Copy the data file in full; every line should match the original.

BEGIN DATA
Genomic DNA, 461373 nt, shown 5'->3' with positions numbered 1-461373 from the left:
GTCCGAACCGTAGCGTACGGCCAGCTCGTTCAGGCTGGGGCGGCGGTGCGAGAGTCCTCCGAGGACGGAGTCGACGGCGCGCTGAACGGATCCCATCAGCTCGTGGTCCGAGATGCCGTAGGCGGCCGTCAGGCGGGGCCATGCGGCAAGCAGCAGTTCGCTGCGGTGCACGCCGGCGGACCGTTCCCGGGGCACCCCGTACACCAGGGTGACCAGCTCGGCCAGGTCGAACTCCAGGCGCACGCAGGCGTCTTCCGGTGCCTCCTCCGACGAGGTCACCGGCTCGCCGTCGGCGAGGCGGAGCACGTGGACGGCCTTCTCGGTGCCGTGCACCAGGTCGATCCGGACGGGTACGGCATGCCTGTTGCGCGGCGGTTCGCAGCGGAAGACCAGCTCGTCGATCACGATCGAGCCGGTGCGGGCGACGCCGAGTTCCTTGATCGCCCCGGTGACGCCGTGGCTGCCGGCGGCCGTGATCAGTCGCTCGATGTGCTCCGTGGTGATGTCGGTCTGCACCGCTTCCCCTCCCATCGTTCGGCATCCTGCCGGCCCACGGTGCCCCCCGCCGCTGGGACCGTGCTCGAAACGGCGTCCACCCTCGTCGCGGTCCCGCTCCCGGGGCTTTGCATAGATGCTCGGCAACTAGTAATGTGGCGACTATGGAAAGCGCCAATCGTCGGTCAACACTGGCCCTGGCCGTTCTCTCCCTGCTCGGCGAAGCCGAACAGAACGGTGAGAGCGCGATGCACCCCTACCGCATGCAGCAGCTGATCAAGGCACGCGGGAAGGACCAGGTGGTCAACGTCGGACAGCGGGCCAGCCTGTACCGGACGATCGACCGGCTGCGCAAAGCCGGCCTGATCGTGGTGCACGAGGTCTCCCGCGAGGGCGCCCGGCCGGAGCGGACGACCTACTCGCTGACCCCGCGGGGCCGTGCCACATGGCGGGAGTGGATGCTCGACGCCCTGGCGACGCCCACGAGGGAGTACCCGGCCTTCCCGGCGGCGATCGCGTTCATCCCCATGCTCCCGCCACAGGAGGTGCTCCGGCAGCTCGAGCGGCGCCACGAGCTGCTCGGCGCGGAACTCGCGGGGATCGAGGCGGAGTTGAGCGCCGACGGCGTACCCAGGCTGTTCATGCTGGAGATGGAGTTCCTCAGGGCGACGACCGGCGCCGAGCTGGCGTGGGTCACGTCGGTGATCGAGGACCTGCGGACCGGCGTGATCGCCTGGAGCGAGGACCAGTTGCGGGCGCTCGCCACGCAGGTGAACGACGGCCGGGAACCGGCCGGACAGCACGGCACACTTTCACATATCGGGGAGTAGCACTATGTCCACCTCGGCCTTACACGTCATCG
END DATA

Genomic DNA, 461373 nt, shown 5'->3' with positions numbered 1-461373 from the left:
GTCCGAACCGTAGCGTACGGCCAGCTCGTTCAGGCTGGGGCGGCGGTGCGAGAGTCCTCCGAGGACGGAGTCGACGGCGCGCTGAACGGATCCCATCAGCTCGTGGTCCGAGATGCCGTAGGCGGCCGTCAGGCGGGGCCATGCGGCAAGCAGCAGTTCGCTGCGGTGCACGCCGGCGGACCGTTCCCGGGGCACCCCGTACACCAGGGTGACCAGCTCGGCCAGGTCGAACTCCAGGCGCACGCAGGCGTCTTCCGGTGCCTCCTCCGACGAGGTCACCGGCTCGCCGTCGGCGAGGCGGAGCACGTGGACGGCCTTCTCGGTGCCGTGCACCAGGTCGATCCGGACGGGTACGGCATGCCTGTTGCGCGGCGGTTCGCAGCGGAAGACCAGCTCGTCGATCACGATCGAGCCGGTGCGGGCGACGCCGAGTTCCTTGATCGCCCCGGTGACGCCGTGGCTGCCGGCGGCCGTGATCAGTCGCTCGATGTGCTCCGTGGTGATGTCGGTCTGCACCGCTTCCCCTCCCATCGTTCGGCATCCTGCCGGCCCACGGTGCCCCCCGCCGCTGGGACCGTGCTCGAAACGGCGTCCACCCTCGTCGCGGTCCCGCTCCCGGGGCTTTGCATAGATGCTCGGCAACTAGTAATGTGGCGACTATGGAAAGCGCCAATCGTCGGTCAACACTGGCCCTGGCCGTTCTCTCCCTGCTCGGCGAAGCCGAACAGAACGGTGAGAGCGCGATGCACCCCTACCGCATGCAGCAGCTGATCAAGGCACGCGGGAAGGACCAGGTGGTCAACGTCGGACAGCGGGCCAGCCTGTACCGGACGATCGACCGGCTGCGCAAAGCCGGCCTGATCGTGGTGCACGAGGTCTCCCGCGAGGGCGCCCGGCCGGAGCGGACGACCTACTCGCTGACCCCGCGGGGCCGTGCCACATGGCGGGAGTGGATGCTCGACGCCCTGGCGACGCCCACGAGGGAGTACCCGGCCTTCCCGGCGGCGATCGCGTTCATCCCCATGCTCCCGCCACAGGAGGTGCTCCGGCAGCTCGAGCGGCGCCACGAGCTGCTCGGCGCGGAACTCGCGGGGATCGAGGCGGAGTTGAGCGCCGACGGCGTACCCAGGCTGTTCATGCTGGAGATGGAGTTCCTCAGGGCGACGACCGGCGCCGAGCTGGCGTGGGTCACGTCGGTGATCGAGGACCTGCGGACCGGCGTGATCGCCTGGAGCGAGGACCAGTTGCGGGCGCTCGCCACGCAGGTGAACGACGGCCGGGAACCGGCCGGACAGCACGGCACACTTTCACATATCGGGGAGTAGCACTATGTCCACCTCGGCCTTACACGTCATCG